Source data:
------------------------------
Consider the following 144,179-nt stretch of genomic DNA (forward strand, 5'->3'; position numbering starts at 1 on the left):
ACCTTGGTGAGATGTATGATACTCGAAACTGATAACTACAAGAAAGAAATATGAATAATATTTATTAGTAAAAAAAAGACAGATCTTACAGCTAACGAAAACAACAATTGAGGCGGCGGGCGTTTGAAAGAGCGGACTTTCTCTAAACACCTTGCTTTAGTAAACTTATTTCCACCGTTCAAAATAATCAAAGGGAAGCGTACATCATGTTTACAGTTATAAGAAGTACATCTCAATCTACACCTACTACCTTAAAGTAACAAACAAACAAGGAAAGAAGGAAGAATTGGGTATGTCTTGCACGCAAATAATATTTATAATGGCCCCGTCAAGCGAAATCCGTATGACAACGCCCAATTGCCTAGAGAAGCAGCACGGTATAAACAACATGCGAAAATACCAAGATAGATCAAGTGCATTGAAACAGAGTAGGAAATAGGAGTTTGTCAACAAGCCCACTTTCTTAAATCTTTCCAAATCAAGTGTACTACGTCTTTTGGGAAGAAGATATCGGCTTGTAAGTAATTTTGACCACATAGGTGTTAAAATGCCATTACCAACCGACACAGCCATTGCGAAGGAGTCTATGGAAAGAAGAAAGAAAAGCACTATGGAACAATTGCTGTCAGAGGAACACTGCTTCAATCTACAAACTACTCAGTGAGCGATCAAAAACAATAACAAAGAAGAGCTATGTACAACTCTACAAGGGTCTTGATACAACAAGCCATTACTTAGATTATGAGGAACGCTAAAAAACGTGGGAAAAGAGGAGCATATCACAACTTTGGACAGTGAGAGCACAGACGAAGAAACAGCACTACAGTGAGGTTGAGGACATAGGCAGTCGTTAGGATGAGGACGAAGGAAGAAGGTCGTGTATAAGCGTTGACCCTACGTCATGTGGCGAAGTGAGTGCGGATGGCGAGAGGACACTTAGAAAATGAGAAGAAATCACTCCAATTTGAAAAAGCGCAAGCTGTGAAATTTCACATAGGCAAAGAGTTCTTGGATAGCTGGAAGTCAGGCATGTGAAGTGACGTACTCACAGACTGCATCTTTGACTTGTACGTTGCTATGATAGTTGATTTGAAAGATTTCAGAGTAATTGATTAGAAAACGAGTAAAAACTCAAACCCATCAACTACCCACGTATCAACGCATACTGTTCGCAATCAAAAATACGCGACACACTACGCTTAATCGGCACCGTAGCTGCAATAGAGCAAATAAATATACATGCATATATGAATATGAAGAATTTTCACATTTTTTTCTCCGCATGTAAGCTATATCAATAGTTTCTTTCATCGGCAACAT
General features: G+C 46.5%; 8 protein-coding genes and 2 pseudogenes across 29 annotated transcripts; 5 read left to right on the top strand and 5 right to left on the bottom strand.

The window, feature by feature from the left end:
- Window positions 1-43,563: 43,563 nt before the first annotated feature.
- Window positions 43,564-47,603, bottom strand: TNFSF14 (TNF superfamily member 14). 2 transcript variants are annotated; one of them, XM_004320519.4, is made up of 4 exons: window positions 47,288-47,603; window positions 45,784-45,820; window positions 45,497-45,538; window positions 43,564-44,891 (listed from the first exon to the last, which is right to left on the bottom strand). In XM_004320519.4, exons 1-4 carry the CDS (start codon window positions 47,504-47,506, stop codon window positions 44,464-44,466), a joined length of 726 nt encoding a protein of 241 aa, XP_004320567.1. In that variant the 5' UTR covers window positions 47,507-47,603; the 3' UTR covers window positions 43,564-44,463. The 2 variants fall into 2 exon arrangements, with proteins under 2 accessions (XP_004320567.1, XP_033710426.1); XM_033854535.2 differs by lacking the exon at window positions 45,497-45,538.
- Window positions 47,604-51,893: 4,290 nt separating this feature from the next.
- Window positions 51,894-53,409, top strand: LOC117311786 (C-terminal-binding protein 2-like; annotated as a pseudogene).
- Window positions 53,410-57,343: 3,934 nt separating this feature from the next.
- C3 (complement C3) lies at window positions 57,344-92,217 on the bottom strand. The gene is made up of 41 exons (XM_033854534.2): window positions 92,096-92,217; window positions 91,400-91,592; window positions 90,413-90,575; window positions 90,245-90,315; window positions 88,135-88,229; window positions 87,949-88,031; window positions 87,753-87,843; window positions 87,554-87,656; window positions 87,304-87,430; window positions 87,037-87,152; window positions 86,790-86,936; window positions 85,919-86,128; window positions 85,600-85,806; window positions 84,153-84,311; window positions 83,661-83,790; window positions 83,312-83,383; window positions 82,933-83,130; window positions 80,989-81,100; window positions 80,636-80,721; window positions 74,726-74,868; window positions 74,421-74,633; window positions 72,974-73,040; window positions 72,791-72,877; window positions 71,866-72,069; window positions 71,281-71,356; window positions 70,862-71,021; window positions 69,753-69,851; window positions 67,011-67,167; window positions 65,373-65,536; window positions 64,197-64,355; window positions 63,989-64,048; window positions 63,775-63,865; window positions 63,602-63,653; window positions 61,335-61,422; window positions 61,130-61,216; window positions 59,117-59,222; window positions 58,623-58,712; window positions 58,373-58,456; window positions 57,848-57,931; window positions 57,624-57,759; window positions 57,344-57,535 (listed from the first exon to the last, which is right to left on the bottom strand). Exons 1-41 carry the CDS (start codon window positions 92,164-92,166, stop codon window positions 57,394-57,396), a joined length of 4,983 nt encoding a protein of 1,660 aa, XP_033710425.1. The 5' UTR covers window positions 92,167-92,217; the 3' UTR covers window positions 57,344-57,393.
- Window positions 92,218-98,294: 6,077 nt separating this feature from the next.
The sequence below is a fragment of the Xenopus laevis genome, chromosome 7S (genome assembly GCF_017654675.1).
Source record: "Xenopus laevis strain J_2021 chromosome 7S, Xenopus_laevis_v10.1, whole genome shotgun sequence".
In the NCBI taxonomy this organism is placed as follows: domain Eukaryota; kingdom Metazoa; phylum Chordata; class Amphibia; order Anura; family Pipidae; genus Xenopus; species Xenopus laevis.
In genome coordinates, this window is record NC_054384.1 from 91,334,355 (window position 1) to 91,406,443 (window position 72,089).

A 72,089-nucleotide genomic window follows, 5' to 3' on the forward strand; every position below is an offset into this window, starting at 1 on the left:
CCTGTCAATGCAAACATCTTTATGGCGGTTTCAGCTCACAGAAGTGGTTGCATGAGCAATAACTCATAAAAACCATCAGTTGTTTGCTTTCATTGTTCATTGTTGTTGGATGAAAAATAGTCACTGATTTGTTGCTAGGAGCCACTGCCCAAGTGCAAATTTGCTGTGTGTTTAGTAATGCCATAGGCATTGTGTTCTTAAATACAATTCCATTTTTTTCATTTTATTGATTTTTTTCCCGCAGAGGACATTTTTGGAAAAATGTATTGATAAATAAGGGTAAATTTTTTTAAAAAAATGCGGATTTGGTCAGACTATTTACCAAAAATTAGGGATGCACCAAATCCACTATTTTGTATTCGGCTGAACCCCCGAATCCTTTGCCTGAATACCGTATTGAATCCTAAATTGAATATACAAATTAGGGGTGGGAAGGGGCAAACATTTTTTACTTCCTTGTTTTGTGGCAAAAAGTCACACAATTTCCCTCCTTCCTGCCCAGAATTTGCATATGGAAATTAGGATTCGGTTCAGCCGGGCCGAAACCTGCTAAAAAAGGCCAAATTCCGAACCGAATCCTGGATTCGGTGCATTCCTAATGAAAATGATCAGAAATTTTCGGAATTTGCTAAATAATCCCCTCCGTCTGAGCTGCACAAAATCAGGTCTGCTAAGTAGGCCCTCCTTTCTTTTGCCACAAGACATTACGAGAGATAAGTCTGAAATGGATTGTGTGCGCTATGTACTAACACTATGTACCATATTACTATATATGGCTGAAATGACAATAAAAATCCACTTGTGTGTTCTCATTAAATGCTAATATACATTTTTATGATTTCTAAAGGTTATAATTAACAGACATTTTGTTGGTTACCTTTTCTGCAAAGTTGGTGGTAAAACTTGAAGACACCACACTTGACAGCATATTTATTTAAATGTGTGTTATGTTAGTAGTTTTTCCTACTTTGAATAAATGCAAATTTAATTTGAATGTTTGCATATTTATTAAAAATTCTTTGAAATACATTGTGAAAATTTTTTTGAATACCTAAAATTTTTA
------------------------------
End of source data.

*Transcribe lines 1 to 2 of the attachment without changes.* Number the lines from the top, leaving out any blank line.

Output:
Consider the following 144,179-nt stretch of genomic DNA (forward strand, 5'->3'; position numbering starts at 1 on the left):
ACCTTGGTGAGATGTATGATACTCGAAACTGATAACTACAAGAAAGAAATATGAATAATATTTATTAGTAAAAAAAAGACAGATCTTACAGCTAACGAAAACAACAATTGAGGCGGCGGGCGTTTGAAAGAGCGGACTTTCTCTAAACACCTTGCTTTAGTAAACTTATTTCCACCGTTCAAAATAATCAAAGGGAAGCGTACATCATGTTTACAGTTATAAGAAGTACATCTCAATCTACACCTACTACCTTAAAGTAACAAACAAACAAGGAAAGAAGGAAGAATTGGGTATGTCTTGCACGCAAATAATATTTATAATGGCCCCGTCAAGCGAAATCCGTATGACAACGCCCAATTGCCTAGAGAAGCAGCACGGTATAAACAACATGCGAAAATACCAAGATAGATCAAGTGCATTGAAACAGAGTAGGAAATAGGAGTTTGTCAACAAGCCCACTTTCTTAAATCTTTCCAAATCAAGTGTACTACGTCTTTTGGGAAGAAGATATCGGCTTGTAAGTAATTTTGACCACATAGGTGTTAAAATGCCATTACCAACCGACACAGCCATTGCGAAGGAGTCTATGGAAAGAAGAAAGAAAAGCACTATGGAACAATTGCTGTCAGAGGAACACTGCTTCAATCTACAAACTACTCAGTGAGCGATCAAAAACAATAACAAAGAAGAGCTATGTACAACTCTACAAGGGTCTTGATACAACAAGCCATTACTTAGATTATGAGGAACGCTAAAAAACGTGGGAAAAGAGGAGCATATCACAACTTTGGACAGTGAGAGCACAGACGAAGAAACAGCACTACAGTGAGGTTGAGGACATAGGCAGTCGTTAGGATGAGGACGAAGGAAGAAGGTCGTGTATAAGCGTTGACCCTACGTCATGTGGCGAAGTGAGTGCGGATGGCGAGAGGACACTTAGAAAATGAGAAGAAATCACTCCAATTTGAAAAAGCGCAAGCTGTGAAATTTCACATAGGCAAAGAGTTCTTGGATAGCTGGAAGTCAGGCATGTGAAGTGACGTACTCACAGACTGCATCTTTGACTTGTACGTTGCTATGATAGTTGATTTGAAAGATTTCAGAGTAATTGATTAGAAAACGAGTAAAAACTCAAACCCATCAACTACCCACGTATCAACGCATACTGTTCGCAATCAAAAATACGCGACACACTACGCTTAATCGGCACCGTAGCTGCAATAGAGCAAATAAATATACATGCATATATGAATATGAAGAATTTTCACATTTTTTTCTCCGCATGTAAGCTATATCAATAGTTTCTTTCATCGGCAACAT